Canada supports a remarkable diversity of life. About 80 000 species are known to exist in Canada, excluding bacteria and viruses. However, wild species face a variety of threats, including the loss, fragmentation and degradation of habitat, pollution, overexploitation and fishery bycatch and other incidental loss due to resource harvesting. Conserving wild species promotes biodiversity and maintains ecosystem services that Canadians rely on like pollination, controlling floods, and air and water filtration.

The Wild Species 2020 report considers 50 534 species in 46 species groups, which represent, at the time of reporting, the inclusion of more than half of Canada’s species. 24 483 species were assigned a NatureServe numerical rank (secure, apparently secure, vulnerable, imperiled and critically imperiled) and 135 species were classified as possibly extirpated or presumed extirpated. 21 997 species were unrankable or unranked. 3 919 species were classified as not applicable (either exotic or accidentally occurring), meaning they are not considered to be suitable for conservation activities. The indicator summarizes the general status of species in Canada.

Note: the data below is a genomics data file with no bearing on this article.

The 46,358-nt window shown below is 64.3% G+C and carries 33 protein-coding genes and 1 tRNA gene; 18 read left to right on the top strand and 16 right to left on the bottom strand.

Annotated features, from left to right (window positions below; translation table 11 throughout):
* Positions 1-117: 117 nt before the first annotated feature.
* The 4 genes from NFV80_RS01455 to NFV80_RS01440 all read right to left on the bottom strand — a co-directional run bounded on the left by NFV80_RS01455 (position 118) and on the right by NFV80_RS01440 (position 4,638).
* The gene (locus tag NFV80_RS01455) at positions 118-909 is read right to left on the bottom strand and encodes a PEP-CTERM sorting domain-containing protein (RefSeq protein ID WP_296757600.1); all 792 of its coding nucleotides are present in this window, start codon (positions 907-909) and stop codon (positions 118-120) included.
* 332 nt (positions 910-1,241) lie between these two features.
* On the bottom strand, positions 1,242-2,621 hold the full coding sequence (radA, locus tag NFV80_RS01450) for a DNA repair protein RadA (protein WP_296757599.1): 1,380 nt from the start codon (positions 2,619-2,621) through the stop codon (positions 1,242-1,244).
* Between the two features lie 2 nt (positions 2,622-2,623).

Key results
  • Of the 24 483 native species with a NatureServe numerical rank:
    • 19 600 species (80%) are ranked as secure or apparently secure
    • 4 883 species (20%) are at some risk of extirpation (ranked as vulnerable, imperiled or critically imperiled)
  • 135 species are presumed extirpated or possibly extirpated (no longer found in Canada)

Air indicators

Air quality